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Subroutines > Argument Lists - Pg. 178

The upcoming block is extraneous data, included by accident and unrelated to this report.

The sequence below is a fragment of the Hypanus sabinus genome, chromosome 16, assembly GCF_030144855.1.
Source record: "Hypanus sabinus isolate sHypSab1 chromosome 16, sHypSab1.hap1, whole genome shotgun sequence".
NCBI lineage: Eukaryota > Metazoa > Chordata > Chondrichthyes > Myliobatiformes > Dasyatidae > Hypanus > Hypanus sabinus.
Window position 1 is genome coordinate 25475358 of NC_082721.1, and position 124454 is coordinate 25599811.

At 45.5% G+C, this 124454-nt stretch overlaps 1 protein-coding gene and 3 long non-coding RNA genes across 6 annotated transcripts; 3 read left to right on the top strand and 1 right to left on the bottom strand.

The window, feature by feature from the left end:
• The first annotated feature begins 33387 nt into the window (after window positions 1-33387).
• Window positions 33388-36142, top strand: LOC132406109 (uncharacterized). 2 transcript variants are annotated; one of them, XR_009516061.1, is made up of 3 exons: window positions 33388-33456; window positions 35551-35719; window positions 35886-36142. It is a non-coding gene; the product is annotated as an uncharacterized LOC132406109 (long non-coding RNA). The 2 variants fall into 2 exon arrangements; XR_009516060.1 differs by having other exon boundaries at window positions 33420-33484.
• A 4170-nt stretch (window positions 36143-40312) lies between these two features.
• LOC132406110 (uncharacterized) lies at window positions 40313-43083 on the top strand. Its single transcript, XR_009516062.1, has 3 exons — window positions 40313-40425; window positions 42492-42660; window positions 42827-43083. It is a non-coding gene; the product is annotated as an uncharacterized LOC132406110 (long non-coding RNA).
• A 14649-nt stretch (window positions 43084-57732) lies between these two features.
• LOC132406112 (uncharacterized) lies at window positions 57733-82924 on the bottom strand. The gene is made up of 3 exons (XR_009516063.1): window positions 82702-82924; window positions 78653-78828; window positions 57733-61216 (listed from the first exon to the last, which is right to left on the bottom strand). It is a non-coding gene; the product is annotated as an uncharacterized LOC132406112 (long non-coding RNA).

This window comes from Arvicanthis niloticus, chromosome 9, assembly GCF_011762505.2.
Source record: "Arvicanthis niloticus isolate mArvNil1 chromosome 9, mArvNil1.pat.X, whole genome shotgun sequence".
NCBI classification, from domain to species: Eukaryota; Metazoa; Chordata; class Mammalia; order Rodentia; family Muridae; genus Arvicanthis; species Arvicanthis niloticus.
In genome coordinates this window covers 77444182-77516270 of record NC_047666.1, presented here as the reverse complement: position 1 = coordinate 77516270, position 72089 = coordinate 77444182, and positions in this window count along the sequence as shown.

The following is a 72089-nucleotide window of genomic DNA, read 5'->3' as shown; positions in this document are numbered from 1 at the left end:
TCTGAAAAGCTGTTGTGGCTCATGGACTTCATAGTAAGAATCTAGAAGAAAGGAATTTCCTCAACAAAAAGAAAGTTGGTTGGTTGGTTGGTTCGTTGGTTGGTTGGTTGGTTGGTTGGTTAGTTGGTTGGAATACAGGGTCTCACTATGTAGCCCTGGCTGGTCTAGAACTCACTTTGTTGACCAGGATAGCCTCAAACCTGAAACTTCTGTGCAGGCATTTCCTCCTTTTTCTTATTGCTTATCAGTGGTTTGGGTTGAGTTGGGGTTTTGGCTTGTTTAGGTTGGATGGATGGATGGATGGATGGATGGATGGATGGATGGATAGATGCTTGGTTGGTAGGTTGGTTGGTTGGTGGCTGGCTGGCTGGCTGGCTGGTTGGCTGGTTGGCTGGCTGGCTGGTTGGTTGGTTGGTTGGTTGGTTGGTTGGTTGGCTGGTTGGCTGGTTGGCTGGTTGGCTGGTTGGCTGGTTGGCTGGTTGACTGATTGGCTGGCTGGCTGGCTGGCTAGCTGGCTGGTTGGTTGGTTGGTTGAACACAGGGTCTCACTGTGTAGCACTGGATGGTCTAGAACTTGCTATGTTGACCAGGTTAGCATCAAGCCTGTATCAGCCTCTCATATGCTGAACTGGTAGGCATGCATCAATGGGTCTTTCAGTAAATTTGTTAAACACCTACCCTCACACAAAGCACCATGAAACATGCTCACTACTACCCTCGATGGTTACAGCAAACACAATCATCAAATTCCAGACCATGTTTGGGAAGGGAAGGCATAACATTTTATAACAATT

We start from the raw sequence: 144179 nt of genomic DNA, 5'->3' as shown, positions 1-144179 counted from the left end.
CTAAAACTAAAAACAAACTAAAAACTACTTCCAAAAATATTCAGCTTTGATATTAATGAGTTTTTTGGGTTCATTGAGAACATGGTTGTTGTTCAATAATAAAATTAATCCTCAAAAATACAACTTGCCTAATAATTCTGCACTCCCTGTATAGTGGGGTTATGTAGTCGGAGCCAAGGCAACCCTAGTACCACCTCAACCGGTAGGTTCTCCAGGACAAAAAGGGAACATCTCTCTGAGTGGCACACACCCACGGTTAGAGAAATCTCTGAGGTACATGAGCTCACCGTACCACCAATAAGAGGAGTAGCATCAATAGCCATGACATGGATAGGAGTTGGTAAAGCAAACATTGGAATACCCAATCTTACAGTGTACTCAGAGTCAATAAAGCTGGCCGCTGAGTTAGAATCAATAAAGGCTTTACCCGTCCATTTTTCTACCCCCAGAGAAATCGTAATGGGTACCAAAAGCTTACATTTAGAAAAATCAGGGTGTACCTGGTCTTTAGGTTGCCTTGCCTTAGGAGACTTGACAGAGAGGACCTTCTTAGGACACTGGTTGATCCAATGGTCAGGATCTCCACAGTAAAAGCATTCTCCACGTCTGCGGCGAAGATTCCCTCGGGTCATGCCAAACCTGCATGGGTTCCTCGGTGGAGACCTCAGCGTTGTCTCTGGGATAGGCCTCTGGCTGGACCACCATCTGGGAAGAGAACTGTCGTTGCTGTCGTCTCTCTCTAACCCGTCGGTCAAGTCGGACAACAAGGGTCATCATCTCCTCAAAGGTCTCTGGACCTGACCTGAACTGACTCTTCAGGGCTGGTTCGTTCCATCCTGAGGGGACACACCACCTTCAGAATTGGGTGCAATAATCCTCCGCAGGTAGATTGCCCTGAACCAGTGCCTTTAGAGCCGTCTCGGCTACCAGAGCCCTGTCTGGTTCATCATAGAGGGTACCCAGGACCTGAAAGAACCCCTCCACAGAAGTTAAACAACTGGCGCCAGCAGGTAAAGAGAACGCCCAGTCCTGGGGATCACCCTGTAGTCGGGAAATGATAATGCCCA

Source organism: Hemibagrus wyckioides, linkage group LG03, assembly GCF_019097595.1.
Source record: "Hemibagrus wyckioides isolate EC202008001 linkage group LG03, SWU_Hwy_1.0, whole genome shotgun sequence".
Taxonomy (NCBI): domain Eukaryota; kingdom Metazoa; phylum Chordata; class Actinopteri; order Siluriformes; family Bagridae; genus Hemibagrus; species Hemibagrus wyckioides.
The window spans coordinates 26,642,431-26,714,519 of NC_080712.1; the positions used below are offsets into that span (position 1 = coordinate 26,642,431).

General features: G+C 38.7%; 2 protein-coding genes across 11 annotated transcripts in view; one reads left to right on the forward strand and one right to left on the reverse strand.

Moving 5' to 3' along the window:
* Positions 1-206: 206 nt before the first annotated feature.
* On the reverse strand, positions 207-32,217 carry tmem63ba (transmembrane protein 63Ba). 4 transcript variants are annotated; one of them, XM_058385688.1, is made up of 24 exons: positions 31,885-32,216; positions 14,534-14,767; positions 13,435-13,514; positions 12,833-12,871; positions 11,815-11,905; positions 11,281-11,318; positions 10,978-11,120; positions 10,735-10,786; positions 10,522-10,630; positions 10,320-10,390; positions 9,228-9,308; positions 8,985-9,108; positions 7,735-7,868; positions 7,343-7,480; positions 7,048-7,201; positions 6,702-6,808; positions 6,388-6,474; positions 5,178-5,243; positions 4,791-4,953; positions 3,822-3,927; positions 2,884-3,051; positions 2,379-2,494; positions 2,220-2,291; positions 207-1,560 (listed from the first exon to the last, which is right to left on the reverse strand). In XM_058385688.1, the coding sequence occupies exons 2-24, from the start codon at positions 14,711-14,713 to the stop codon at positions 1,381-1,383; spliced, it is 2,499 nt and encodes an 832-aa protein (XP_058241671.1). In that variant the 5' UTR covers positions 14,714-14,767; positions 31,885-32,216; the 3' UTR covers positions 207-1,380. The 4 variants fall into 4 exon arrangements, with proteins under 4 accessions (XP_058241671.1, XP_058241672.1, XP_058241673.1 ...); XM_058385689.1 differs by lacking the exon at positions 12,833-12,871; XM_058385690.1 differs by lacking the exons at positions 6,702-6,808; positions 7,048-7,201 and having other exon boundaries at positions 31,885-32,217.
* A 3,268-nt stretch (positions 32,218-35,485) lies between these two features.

Perl considers some of its builtins (like link ) to be "more built-in" than others (like lock ), and chooses accordingly whether to call your subroutine of the same name. If the builtin is "strongly built-in", an ambiguous call will invoke it, in preference to any subroutine of the same name. On the other hand, if the builtin is "weakly built- in", an ambiguous call will invoke the subroutine of the same name instead. Even if these subroutines did always work as expected, it's simply too hard to main- tain code where the program-specific subroutines and the language's keywords overlap: sub sub sub sub sub crypt map chop close hex { { { { { return return return return return "You're in the tomb of @_\n" "You have found a map of @_\n" "You have chopped @_\n" "The @_ is now closed\n" "A hex has been cast on @_\n" } } } } } print crypt( qw( Vlad Tsepes ) ); for my $reward (qw( treasure danger) ) { print map($reward, 'in', $location); } print hex('the Demon'); print chop('the Demon'); # Subroutine or builtin? # Subroutine or builtin? # Subroutine or builtin? # Subroutine or builtin? There is an inexhaustible supply of subroutine names available; names that are more descriptive and unambiguous. Use them: